The cost of winter seems to go up every year — and not just in money. If you’re not prepared for it, it can be a time-stealer, too. I know someone whose life was turned upside down when a secondary branch of an ancient oak tree came crashing through his roof. Crews were chainsawing day and night in the backyard for at least a week.
The homeowner didn’t anticipate anything like that happening, so I came up with a list of things that should always be on your radar when the air begins to chill:
- Make sure your pipes don’t freeze: Frozen pipes are a homeowner’s nightmare. If the situation is contained and no bursting has occurred, never use anything more intense than a hair dryer to melt the logjam — because your pipes are likely surrounded by your house. Bursting pipes are a homeowner’s worst nightmare. It’s pretty much guaranteed that plumbers will be in high demand, so my advice is to get on the list as early as possible.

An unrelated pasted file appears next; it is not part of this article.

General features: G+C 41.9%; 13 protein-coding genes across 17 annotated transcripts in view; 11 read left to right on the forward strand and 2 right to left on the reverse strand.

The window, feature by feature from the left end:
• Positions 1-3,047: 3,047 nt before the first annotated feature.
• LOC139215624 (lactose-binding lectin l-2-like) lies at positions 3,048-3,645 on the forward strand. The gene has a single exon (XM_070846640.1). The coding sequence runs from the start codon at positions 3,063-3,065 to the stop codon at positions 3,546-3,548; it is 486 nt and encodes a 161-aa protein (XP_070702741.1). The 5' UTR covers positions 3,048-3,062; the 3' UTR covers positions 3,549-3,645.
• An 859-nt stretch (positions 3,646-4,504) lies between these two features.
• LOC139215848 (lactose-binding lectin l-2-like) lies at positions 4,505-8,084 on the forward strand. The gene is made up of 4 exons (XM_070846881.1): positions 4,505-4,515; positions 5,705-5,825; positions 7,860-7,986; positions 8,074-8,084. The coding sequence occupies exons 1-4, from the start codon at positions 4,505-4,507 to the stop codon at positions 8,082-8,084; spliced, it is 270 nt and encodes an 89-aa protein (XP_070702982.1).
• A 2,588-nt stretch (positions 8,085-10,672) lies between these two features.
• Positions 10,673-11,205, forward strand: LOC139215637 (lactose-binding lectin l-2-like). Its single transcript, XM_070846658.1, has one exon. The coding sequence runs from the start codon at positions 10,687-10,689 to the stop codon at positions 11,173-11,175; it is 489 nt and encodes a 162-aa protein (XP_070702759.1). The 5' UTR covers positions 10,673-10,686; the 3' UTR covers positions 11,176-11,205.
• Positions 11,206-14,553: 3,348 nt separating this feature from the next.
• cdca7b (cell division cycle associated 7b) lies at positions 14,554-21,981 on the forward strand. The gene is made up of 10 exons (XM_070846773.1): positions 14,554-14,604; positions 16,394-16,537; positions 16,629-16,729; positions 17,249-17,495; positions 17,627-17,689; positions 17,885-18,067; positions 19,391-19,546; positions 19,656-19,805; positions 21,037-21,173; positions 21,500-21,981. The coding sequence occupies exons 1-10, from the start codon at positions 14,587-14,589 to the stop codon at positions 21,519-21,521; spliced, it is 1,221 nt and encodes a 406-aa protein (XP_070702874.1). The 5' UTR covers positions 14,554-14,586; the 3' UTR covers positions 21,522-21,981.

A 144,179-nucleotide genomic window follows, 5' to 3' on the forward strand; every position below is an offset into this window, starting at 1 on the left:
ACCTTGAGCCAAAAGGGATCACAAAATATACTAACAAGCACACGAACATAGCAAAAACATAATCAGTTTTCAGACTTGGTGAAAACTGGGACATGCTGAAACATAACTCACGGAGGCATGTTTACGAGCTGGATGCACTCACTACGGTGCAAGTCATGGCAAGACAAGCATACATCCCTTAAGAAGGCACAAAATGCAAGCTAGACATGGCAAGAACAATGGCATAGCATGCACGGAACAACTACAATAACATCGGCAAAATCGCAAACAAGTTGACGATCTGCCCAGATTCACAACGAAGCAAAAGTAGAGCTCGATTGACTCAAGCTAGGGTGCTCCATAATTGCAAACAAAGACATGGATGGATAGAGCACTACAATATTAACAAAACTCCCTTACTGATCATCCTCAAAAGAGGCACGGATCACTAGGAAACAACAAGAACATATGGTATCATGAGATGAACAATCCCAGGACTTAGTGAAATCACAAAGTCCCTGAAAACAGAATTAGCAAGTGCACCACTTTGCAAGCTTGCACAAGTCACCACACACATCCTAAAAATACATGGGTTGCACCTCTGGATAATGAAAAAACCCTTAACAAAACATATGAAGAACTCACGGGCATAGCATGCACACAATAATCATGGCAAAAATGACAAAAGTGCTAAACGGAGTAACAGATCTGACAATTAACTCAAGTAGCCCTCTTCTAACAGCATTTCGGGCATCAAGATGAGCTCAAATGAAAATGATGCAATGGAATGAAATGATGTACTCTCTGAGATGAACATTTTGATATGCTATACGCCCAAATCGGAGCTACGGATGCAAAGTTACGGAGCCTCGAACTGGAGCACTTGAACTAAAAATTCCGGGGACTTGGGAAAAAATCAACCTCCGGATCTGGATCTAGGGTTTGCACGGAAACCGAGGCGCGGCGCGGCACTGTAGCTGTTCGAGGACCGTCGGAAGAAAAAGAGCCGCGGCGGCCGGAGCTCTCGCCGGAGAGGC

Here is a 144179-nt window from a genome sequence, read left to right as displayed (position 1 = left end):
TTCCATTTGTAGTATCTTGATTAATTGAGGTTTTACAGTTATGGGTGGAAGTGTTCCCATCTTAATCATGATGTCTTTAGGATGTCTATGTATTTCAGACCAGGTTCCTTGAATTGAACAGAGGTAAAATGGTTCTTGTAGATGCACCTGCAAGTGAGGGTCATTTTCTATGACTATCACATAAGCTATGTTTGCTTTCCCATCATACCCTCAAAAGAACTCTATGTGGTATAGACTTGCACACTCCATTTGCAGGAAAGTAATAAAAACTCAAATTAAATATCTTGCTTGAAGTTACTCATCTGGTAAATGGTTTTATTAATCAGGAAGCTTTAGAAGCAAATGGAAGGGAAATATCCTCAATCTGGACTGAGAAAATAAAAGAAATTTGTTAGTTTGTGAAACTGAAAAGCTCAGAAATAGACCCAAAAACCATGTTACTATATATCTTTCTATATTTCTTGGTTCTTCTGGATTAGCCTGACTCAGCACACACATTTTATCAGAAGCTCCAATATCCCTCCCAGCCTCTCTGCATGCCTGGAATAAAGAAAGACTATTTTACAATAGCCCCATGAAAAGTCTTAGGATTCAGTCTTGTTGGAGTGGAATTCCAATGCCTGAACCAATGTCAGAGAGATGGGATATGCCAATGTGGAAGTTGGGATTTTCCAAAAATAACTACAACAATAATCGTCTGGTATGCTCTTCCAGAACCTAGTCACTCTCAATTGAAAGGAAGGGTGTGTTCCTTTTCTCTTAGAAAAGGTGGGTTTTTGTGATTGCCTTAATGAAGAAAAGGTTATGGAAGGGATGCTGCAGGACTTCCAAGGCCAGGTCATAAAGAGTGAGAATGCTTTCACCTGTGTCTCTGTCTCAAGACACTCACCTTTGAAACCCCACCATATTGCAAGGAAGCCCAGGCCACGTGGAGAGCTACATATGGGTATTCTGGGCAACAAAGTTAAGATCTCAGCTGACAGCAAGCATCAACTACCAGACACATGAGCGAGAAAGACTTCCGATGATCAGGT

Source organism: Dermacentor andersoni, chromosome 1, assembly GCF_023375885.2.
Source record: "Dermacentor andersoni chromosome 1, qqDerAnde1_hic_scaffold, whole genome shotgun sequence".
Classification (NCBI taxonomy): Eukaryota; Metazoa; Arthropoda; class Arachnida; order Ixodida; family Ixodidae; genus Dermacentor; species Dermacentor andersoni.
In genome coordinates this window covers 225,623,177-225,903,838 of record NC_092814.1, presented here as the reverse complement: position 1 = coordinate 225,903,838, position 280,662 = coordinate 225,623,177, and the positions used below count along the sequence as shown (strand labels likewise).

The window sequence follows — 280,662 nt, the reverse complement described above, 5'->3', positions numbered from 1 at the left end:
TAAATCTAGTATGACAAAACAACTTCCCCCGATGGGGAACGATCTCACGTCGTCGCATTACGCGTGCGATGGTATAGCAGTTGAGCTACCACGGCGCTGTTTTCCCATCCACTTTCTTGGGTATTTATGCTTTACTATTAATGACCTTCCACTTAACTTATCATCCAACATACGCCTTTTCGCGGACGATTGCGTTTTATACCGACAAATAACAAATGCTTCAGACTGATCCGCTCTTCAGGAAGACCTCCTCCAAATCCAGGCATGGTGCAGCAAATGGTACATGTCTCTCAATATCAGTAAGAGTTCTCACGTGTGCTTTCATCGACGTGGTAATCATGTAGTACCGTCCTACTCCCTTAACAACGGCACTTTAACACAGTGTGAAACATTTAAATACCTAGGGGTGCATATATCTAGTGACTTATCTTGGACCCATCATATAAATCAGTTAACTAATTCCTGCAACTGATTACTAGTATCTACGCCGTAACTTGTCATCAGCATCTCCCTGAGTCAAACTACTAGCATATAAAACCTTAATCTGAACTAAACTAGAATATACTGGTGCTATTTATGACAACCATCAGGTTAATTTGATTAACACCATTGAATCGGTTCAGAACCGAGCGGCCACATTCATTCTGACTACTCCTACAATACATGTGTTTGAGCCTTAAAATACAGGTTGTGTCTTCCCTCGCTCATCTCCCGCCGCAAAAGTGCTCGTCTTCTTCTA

You can prevent freezing and bursting by letting a trickle of water drip from your sinks and showers on the coldest nights.
- Space heaters need to be plugged into the wall: Surge protectors, power strips, and extension cords cannot handle the amount of power a space heater requires. It is not uncommon for them to melt or catch fire. This advice has been making the rounds since the fatal fire in the Bronx, which was caused by a space heater.
- Look out for precarious trees: If you’re not already on top of the tree situation, put it as a top priority on your to-do lists. Beautiful, old trees that protect us from the sun in summer can grow limbs that are simply too heavy — potentially affecting our safety and our bottom line during winter storms.
- Think of your dog’s cute little feet: Dog owners in New York are increasingly aware of the harm that melting salt can do to their dogs’ feet. You can deflect vet costs from your bottom line by getting some booties for your city-dwelling dog. From what I can gather on social media, 50% of dogs seem to adapt well to them. And the ones that don’t look cute trying to take them off.
An important part of my philosophy is prevention. Take care of problems before they get out of hand, and look for ways to avoid them in the future. That’s why every chapter of our upcoming book has an actionable checklist that looks to the future, no matter what life stage a person may be in.